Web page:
Trump era a trying time for Facebook’s top 2 executives, Tech News News & Top Stories

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NEW YORK (NYTIMES) – Facebook’s chief operating officer Sheryl Sandberg knew she would be asked about the attacks on the Capitol building in Washington in January.

For the past week, the United States had been reeling from the violence in Washington, and with each passing day, reporters were uncovering more of the footprint left behind by the rioters on social media.

Speaking to the cameras rolling in her sun-filled Menlo Park, California, garden, Ms Sandberg confronted this question, one she had prepared for: Could Facebook have acted sooner to help prevent this?

Ms Sandberg noted that the company had taken down many pages supporting the Proud Boys, a far-right militia, and “Stop the Steal” groups organised around the false claim that then President Donald Trump had won the 2020 election.

Enforcement was never perfect, she said, so some inflammatory posts remained up. But, she added, the blame primarily lay elsewhere. “I think these events were largely organised on platforms that don’t have our abilities to stop hate, don’t have our standards, and don’t have our transparency.”

That comment was picked up by news outlets across the world. Outraged members of Congress and researchers who studied right-wing groups accused Facebook of abdicating responsibility.

Those within Ms Sandberg’s inner circle told her what she wanted to hear: Her words were being taken out of context, journalists were unfairly piling on, it was not her fault.

But in other parts of the company, executives whispered to one another that Ms Sandberg had, once again, slipped up. She was deflecting blame cast on her, or Facebook, they said.

Days later, indictments began to roll in for the rioters who had taken part in the attacks.

In one, lawyers revealed how, in the weeks leading up to the Jan 6 attacks, Thomas Caldwell and members of his militia group, the Oath Keepers, had openly discussed over Facebook the hotel rooms, airfare and other logistics around their trip to Washington.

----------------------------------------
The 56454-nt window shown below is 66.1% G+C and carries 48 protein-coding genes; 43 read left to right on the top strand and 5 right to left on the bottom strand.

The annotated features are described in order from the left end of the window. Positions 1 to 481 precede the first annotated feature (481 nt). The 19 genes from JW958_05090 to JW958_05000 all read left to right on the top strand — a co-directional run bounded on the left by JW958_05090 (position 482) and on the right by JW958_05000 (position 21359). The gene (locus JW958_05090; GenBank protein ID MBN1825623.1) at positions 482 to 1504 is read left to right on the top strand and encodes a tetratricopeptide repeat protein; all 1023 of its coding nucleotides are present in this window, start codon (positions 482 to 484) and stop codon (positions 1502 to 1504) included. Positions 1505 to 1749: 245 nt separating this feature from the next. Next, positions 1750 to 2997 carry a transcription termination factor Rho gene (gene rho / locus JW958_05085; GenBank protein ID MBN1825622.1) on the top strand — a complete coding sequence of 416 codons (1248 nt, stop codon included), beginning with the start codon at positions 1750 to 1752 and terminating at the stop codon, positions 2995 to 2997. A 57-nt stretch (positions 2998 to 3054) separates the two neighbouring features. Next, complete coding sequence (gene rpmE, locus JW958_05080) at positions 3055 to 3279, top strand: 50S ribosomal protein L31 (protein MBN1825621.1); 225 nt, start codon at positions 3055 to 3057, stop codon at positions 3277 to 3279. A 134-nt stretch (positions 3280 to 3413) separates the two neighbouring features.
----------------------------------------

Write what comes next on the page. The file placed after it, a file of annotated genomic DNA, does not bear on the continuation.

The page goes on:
On the day itself, many, including Caldwell, were getting messages on Facebook Messenger from allies watching from afar.


A mob of Trump supporters storming the US Capitol on Jan 6, 2021. PHOTO: REUTERS

“All members are in the tunnel under” the Capitol, read the message Caldwell received as he neared the building. Referring to members of Congress, the message added: “Seal them in. Turn on Gas.” Moments later, Mr Caldwell posted a quick update on Facebook that read: “Inside”.

The indictments made it clear just how big a part Facebook had played in spreading misinformation about election fraud to fuel anger among the Jan 6 protesters, and in aiding the militia’s communication before the riots.

For months, Facebook would be a footnote to a day that challenged the heart of American democracy. And Ms Sandberg’s words attempting to place the blame elsewhere would continue to haunt her.

In the years since Mr Trump won the 2016 election, Facebook has struggled with the role it played in his rise and in the growth of populist leaders across the world. The same tools that allowed Facebook’s business to more than double during those years – such as the News Feed that prioritised engagement and the Facebook groups that pushed like-minded people together – had been used to spread misinformation.